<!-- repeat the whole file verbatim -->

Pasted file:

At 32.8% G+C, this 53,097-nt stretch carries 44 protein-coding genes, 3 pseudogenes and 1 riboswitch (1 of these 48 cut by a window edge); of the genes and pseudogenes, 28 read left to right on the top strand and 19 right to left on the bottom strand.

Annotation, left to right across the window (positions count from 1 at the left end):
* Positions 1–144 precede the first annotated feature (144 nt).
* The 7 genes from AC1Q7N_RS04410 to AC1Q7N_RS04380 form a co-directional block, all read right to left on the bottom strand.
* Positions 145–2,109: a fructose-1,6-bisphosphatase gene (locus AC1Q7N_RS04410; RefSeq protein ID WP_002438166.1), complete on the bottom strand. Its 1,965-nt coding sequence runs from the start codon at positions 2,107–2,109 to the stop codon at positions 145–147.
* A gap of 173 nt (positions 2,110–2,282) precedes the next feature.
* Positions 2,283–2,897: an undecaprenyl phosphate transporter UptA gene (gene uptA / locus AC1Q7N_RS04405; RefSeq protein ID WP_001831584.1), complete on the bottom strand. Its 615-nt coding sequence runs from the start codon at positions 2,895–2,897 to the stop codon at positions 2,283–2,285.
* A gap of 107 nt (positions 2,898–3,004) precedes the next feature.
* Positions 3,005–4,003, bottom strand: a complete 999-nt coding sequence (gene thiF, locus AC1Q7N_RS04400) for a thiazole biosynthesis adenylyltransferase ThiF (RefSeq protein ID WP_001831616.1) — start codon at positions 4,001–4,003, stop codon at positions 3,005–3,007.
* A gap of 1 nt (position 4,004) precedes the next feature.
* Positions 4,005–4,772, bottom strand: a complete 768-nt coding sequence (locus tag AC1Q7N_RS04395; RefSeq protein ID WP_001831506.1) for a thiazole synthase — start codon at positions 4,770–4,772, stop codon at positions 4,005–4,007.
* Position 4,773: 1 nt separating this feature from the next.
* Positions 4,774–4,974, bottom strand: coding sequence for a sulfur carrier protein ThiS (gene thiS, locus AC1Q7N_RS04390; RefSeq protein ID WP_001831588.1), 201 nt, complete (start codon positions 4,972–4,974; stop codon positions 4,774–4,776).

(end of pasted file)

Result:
At 32.8% G+C, this 53,097-nt stretch carries 44 protein-coding genes, 3 pseudogenes and 1 riboswitch (1 of these 48 cut by a window edge); of the genes and pseudogenes, 28 read left to right on the top strand and 19 right to left on the bottom strand.

Annotation, left to right across the window (positions count from 1 at the left end):
* Positions 1–144 precede the first annotated feature (144 nt).
* The 7 genes from AC1Q7N_RS04410 to AC1Q7N_RS04380 form a co-directional block, all read right to left on the bottom strand.
* Positions 145–2,109: a fructose-1,6-bisphosphatase gene (locus AC1Q7N_RS04410; RefSeq protein ID WP_002438166.1), complete on the bottom strand. Its 1,965-nt coding sequence runs from the start codon at positions 2,107–2,109 to the stop codon at positions 145–147.
* A gap of 173 nt (positions 2,110–2,282) precedes the next feature.
* Positions 2,283–2,897: an undecaprenyl phosphate transporter UptA gene (gene uptA / locus AC1Q7N_RS04405; RefSeq protein ID WP_001831584.1), complete on the bottom strand. Its 615-nt coding sequence runs from the start codon at positions 2,895–2,897 to the stop codon at positions 2,283–2,285.
* A gap of 107 nt (positions 2,898–3,004) precedes the next feature.
* Positions 3,005–4,003, bottom strand: a complete 999-nt coding sequence (gene thiF, locus AC1Q7N_RS04400) for a thiazole biosynthesis adenylyltransferase ThiF (RefSeq protein ID WP_001831616.1) — start codon at positions 4,001–4,003, stop codon at positions 3,005–3,007.
* A gap of 1 nt (position 4,004) precedes the next feature.
* Positions 4,005–4,772, bottom strand: a complete 768-nt coding sequence (locus tag AC1Q7N_RS04395; RefSeq protein ID WP_001831506.1) for a thiazole synthase — start codon at positions 4,770–4,772, stop codon at positions 4,005–4,007.
* Position 4,773: 1 nt separating this feature from the next.
* Positions 4,774–4,974, bottom strand: coding sequence for a sulfur carrier protein ThiS (gene thiS, locus AC1Q7N_RS04390; RefSeq protein ID WP_001831588.1), 201 nt, complete (start codon positions 4,972–4,974; stop codon positions 4,774–4,776).